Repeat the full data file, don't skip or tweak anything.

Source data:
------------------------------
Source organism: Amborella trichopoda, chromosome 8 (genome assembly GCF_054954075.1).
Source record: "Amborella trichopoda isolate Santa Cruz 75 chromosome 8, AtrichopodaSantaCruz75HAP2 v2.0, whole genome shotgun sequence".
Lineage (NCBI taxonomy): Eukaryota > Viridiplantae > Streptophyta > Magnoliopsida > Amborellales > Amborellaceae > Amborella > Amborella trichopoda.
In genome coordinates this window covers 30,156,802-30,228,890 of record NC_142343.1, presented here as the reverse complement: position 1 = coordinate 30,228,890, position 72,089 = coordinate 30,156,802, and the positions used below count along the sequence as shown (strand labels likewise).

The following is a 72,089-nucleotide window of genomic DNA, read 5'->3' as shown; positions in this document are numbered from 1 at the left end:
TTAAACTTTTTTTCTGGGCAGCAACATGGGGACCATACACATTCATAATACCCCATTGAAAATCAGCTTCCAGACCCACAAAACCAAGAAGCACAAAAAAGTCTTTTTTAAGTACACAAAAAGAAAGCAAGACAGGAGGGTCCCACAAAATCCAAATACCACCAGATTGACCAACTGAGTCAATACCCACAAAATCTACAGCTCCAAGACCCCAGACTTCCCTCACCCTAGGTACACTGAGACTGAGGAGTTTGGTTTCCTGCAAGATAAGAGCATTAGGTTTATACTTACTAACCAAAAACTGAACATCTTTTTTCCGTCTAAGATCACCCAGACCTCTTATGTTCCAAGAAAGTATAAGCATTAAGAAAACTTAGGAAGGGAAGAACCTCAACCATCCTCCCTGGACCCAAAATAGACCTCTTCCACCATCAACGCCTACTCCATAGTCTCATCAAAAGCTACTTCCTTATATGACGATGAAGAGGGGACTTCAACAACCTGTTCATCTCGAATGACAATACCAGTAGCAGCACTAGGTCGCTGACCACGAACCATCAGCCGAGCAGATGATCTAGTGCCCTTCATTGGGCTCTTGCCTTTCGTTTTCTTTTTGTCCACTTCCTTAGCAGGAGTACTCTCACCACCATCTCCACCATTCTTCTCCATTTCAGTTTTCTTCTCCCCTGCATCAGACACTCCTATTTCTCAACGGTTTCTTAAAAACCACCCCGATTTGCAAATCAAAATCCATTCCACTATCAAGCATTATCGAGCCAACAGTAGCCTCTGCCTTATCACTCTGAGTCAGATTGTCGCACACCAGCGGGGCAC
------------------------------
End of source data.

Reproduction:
Source organism: Amborella trichopoda, chromosome 8 (genome assembly GCF_054954075.1).
Source record: "Amborella trichopoda isolate Santa Cruz 75 chromosome 8, AtrichopodaSantaCruz75HAP2 v2.0, whole genome shotgun sequence".
Lineage (NCBI taxonomy): Eukaryota > Viridiplantae > Streptophyta > Magnoliopsida > Amborellales > Amborellaceae > Amborella > Amborella trichopoda.
In genome coordinates this window covers 30,156,802-30,228,890 of record NC_142343.1, presented here as the reverse complement: position 1 = coordinate 30,228,890, position 72,089 = coordinate 30,156,802, and the positions used below count along the sequence as shown (strand labels likewise).

The following is a 72,089-nucleotide window of genomic DNA, read 5'->3' as shown; positions in this document are numbered from 1 at the left end:
TTAAACTTTTTTTCTGGGCAGCAACATGGGGACCATACACATTCATAATACCCCATTGAAAATCAGCTTCCAGACCCACAAAACCAAGAAGCACAAAAAAGTCTTTTTTAAGTACACAAAAAGAAAGCAAGACAGGAGGGTCCCACAAAATCCAAATACCACCAGATTGACCAACTGAGTCAATACCCACAAAATCTACAGCTCCAAGACCCCAGACTTCCCTCACCCTAGGTACACTGAGACTGAGGAGTTTGGTTTCCTGCAAGATAAGAGCATTAGGTTTATACTTACTAACCAAAAACTGAACATCTTTTTTCCGTCTAAGATCACCCAGACCTCTTATGTTCCAAGAAAGTATAAGCATTAAGAAAACTTAGGAAGGGAAGAACCTCAACCATCCTCCCTGGACCCAAAATAGACCTCTTCCACCATCAACGCCTACTCCATAGTCTCATCAAAAGCTACTTCCTTATATGACGATGAAGAGGGGACTTCAACAACCTGTTCATCTCGAATGACAATACCAGTAGCAGCACTAGGTCGCTGACCACGAACCATCAGCCGAGCAGATGATCTAGTGCCCTTCATTGGGCTCTTGCCTTTCGTTTTCTTTTTGTCCACTTCCTTAGCAGGAGTACTCTCACCACCATCTCCACCATTCTTCTCCATTTCAGTTTTCTTCTCCCCTGCATCAGACACTCCTATTTCTCAACGGTTTCTTAAAAACCACCCCGATTTGCAAATCAAAATCCATTCCACTATCAAGCATTATCGAGCCAACAGTAGCCTCTGCCTTATCACTCTGAGTCAGATTGTCGCACACCAGCGGGGCAC